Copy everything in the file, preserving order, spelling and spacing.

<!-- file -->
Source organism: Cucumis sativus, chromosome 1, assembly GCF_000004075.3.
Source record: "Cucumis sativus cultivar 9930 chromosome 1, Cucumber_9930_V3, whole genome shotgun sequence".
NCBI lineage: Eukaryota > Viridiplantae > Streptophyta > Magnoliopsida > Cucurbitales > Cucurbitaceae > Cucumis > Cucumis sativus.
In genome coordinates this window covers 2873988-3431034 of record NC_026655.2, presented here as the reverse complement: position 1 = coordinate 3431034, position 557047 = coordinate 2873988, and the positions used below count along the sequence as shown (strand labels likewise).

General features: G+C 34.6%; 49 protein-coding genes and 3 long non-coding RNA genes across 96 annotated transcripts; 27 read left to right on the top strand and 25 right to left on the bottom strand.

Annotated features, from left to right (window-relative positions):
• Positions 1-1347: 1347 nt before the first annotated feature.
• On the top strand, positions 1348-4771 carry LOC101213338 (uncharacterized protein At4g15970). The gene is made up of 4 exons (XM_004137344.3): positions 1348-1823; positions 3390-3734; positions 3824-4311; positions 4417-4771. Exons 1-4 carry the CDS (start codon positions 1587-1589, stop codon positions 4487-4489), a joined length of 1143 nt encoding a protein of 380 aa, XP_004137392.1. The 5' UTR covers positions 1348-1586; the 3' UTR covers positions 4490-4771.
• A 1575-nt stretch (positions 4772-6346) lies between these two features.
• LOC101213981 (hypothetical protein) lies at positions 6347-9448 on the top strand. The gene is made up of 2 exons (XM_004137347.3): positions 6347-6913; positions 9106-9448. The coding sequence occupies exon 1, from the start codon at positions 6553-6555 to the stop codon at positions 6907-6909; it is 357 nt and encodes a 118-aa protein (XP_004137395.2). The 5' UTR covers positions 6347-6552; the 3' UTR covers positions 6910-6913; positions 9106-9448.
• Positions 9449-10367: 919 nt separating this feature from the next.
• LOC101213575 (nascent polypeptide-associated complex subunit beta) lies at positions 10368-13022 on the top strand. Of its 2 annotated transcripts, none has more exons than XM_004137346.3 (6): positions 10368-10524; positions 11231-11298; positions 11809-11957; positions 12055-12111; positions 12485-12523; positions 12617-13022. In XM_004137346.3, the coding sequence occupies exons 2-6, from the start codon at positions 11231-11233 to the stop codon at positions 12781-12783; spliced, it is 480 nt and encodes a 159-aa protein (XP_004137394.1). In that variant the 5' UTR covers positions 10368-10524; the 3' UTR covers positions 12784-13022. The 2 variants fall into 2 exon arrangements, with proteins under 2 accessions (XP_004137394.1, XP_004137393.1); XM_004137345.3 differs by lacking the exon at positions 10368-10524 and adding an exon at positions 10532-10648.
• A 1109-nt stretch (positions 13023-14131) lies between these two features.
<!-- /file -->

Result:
Source organism: Cucumis sativus, chromosome 1, assembly GCF_000004075.3.
Source record: "Cucumis sativus cultivar 9930 chromosome 1, Cucumber_9930_V3, whole genome shotgun sequence".
NCBI lineage: Eukaryota > Viridiplantae > Streptophyta > Magnoliopsida > Cucurbitales > Cucurbitaceae > Cucumis > Cucumis sativus.
In genome coordinates this window covers 2873988-3431034 of record NC_026655.2, presented here as the reverse complement: position 1 = coordinate 3431034, position 557047 = coordinate 2873988, and the positions used below count along the sequence as shown (strand labels likewise).

General features: G+C 34.6%; 49 protein-coding genes and 3 long non-coding RNA genes across 96 annotated transcripts; 27 read left to right on the top strand and 25 right to left on the bottom strand.

Annotated features, from left to right (window-relative positions):
• Positions 1-1347: 1347 nt before the first annotated feature.
• On the top strand, positions 1348-4771 carry LOC101213338 (uncharacterized protein At4g15970). The gene is made up of 4 exons (XM_004137344.3): positions 1348-1823; positions 3390-3734; positions 3824-4311; positions 4417-4771. Exons 1-4 carry the CDS (start codon positions 1587-1589, stop codon positions 4487-4489), a joined length of 1143 nt encoding a protein of 380 aa, XP_004137392.1. The 5' UTR covers positions 1348-1586; the 3' UTR covers positions 4490-4771.
• A 1575-nt stretch (positions 4772-6346) lies between these two features.
• LOC101213981 (hypothetical protein) lies at positions 6347-9448 on the top strand. The gene is made up of 2 exons (XM_004137347.3): positions 6347-6913; positions 9106-9448. The coding sequence occupies exon 1, from the start codon at positions 6553-6555 to the stop codon at positions 6907-6909; it is 357 nt and encodes a 118-aa protein (XP_004137395.2). The 5' UTR covers positions 6347-6552; the 3' UTR covers positions 6910-6913; positions 9106-9448.
• Positions 9449-10367: 919 nt separating this feature from the next.
• LOC101213575 (nascent polypeptide-associated complex subunit beta) lies at positions 10368-13022 on the top strand. Of its 2 annotated transcripts, none has more exons than XM_004137346.3 (6): positions 10368-10524; positions 11231-11298; positions 11809-11957; positions 12055-12111; positions 12485-12523; positions 12617-13022. In XM_004137346.3, the coding sequence occupies exons 2-6, from the start codon at positions 11231-11233 to the stop codon at positions 12781-12783; spliced, it is 480 nt and encodes a 159-aa protein (XP_004137394.1). In that variant the 5' UTR covers positions 10368-10524; the 3' UTR covers positions 12784-13022. The 2 variants fall into 2 exon arrangements, with proteins under 2 accessions (XP_004137394.1, XP_004137393.1); XM_004137345.3 differs by lacking the exon at positions 10368-10524 and adding an exon at positions 10532-10648.
• A 1109-nt stretch (positions 13023-14131) lies between these two features.